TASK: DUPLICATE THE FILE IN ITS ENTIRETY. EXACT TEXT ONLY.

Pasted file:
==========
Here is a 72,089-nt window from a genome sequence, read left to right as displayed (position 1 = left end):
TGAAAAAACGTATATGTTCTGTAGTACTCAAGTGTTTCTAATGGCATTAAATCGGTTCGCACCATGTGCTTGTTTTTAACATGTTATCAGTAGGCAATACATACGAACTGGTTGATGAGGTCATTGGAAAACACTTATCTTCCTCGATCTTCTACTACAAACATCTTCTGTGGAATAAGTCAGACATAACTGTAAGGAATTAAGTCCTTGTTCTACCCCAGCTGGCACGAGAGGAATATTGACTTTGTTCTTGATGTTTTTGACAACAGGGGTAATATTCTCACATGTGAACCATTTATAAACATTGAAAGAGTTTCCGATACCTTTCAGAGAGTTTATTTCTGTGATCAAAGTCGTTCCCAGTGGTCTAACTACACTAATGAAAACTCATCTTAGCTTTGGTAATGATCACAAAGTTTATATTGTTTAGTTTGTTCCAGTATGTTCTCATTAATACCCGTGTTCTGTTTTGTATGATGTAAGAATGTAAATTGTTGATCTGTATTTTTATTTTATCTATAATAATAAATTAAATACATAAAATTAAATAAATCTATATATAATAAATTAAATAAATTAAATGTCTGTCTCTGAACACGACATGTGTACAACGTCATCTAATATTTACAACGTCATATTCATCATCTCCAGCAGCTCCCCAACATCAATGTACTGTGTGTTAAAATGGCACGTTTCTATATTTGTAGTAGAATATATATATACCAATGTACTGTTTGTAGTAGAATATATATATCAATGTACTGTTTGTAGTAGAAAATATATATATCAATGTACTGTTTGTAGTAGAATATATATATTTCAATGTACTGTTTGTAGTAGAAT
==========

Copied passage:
Here is a 72,089-nt window from a genome sequence, read left to right as displayed (position 1 = left end):
TGAAAAAACGTATATGTTCTGTAGTACTCAAGTGTTTCTAATGGCATTAAATCGGTTCGCACCATGTGCTTGTTTTTAACATGTTATCAGTAGGCAATACATACGAACTGGTTGATGAGGTCATTGGAAAACACTTATCTTCCTCGATCTTCTACTACAAACATCTTCTGTGGAATAAGTCAGACATAACTGTAAGGAATTAAGTCCTTGTTCTACCCCAGCTGGCACGAGAGGAATATTGACTTTGTTCTTGATGTTTTTGACAACAGGGGTAATATTCTCACATGTGAACCATTTATAAACATTGAAAGAGTTTCCGATACCTTTCAGAGAGTTTATTTCTGTGATCAAAGTCGTTCCCAGTGGTCTAACTACACTAATGAAAACTCATCTTAGCTTTGGTAATGATCACAAAGTTTATATTGTTTAGTTTGTTCCAGTATGTTCTCATTAATACCCGTGTTCTGTTTTGTATGATGTAAGAATGTAAATTGTTGATCTGTATTTTTATTTTATCTATAATAATAAATTAAATACATAAAATTAAATAAATCTATATATAATAAATTAAATAAATTAAATGTCTGTCTCTGAACACGACATGTGTACAACGTCATCTAATATTTACAACGTCATATTCATCATCTCCAGCAGCTCCCCAACATCAATGTACTGTGTGTTAAAATGGCACGTTTCTATATTTGTAGTAGAATATATATATACCAATGTACTGTTTGTAGTAGAATATATATATCAATGTACTGTTTGTAGTAGAAAATATATATATCAATGTACTGTTTGTAGTAGAATATATATATTTCAATGTACTGTTTGTAGTAGAAT